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StorageOS Provides Civo with Cloud Native Storage to Support Lightning-Fast Managed Kubernetes Development and Deployment Service

StorageOS implementation addresses critical challenges faced by MSPs, including slow provisioning of storage resources, unresponsive vendor partner support, and ability to compete competitively in an increasingly crowded marketplace

StorageOS, a leader in cloud native storage management, today announced that the company has provided Civo with persistent cloud native storage volumes to support its managed Kubernetes services. Civo considered several storage vendors, including OpenEBS, Portworx, and Rook. But StorageOS was ultimately selected because it delivered on several essential MSP requirements — performance, data safety, competitive pricing, and round-the-clock support.

Using K3s, Civo customers can launch a Kubernetes cluster in around 90 seconds compared to the 20-30 minutes and substantial effort required with most services. When a Civo customer launches a K3s cluster, the platform spins up a series of virtual machine disks with cloud native storage provided by StorageOS.

MSPs like Civo require rapid storage resource deployment to meet customer SLAs. Fast access to cloud native storage allows them to deliver environments that can be safely deployed and destroyed at speed and at scale. Without the capability to scale storage on demand, deployment times can increase, clusters can fail, and customer applications can be affected.

“When we talk about performance and data safety, we’re talking about the strong replication, high availability, and failover that StorageOS brings to the table,” confirms Andy Jeffries, CTO and co-founder at Civo. “StorageOS also demonstrated that their team understood the unique way cloud and managed service providers consume storage in terms of the vast number of volumes that are created and deleted on a regular basis — and the accompanying elasticity that’s required to make that happen.”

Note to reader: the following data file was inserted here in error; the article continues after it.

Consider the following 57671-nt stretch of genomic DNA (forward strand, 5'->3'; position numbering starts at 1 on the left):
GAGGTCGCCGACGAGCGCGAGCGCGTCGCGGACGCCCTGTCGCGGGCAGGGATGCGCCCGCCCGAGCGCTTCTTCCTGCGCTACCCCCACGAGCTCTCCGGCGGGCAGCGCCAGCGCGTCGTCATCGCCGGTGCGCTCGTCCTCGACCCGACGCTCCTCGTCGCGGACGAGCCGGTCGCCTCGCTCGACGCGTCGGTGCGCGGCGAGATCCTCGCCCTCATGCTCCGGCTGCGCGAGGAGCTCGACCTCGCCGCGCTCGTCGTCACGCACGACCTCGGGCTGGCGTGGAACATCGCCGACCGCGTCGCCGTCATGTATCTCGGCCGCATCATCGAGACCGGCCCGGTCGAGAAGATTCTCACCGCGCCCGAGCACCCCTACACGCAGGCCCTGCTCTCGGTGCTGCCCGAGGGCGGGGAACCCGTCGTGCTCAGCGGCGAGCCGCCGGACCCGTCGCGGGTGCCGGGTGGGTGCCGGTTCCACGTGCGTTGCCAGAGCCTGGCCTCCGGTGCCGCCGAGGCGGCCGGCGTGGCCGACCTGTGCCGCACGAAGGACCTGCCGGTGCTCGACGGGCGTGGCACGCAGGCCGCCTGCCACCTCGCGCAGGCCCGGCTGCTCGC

Before working with StorageOS, if one of Civo’s customers needed a database or uploaded file storage, Civo had to manually create an instance and use that as the backend storage. With StorageOS, it’s a native component of the deployment and — as such — happens automatically. StorageOS also enables Civo to carry out maintenance and rolling upgrades of its Kubernetes clusters, thanks to its replication function and transparency when moving volumes between nodes.

“Civo has the kind of offering that tests the limit of IT infrastructure and container-based applications. The company is always hitting system limits and bottlenecks — like distributed key value stores. We’re always keen to work with them and push these boundaries. Our team monitors how close they’re getting to the limits and, before they’re hit, offer advice on how to extend the capability so that it doesn’t become a bottleneck,” explains Alex Chircop, Founder and CEO, StorageOS.

Civo has written its own storage driver, which also utilises StorageOS. This allows customers to create their own volumes of persistent storage. Andy Jeffries provides some additional detail: “Using StorageOS in this way has allowed us to reduce the price of our Kubernetes clusters — offering customers smaller static disks on the instances and still giving them the ability to add any size of volume they want to them. This means customers now pay for what they use rather than resources they don’t need. To that end, you can buy a 1GB StorageOS volume attached to one of our Kubernetes clusters for as little as $0.10 per month.”

Civo’s target markets include small to medium-sized development teams that need fast Kubernetes access for experimentation and testing, demos, learning and training environments, and continuous integration or delivery (CI/CD). The company also supports individual developers who work for — or represent — larger enterprises, including Oracle, Walmart, Verizon, Microsoft, and NetApp.

“As a self-funded start-up, our biggest challenge has always been managing the entire platform — including the storage component — with a relatively small team. While it’s true that we’ve grown over the last 18 months, we’re still a lean operation, so we must rely heavily on product automation and vendor support to make sure we continue to deliver to our customers. StorageOS continues to support us and more than pulls their weight in this regard. As such, we now consider the company to be a key technical partner and a critical enabler for our future growth and evolution,” concludes Andy Jeffries.

Read the full case study here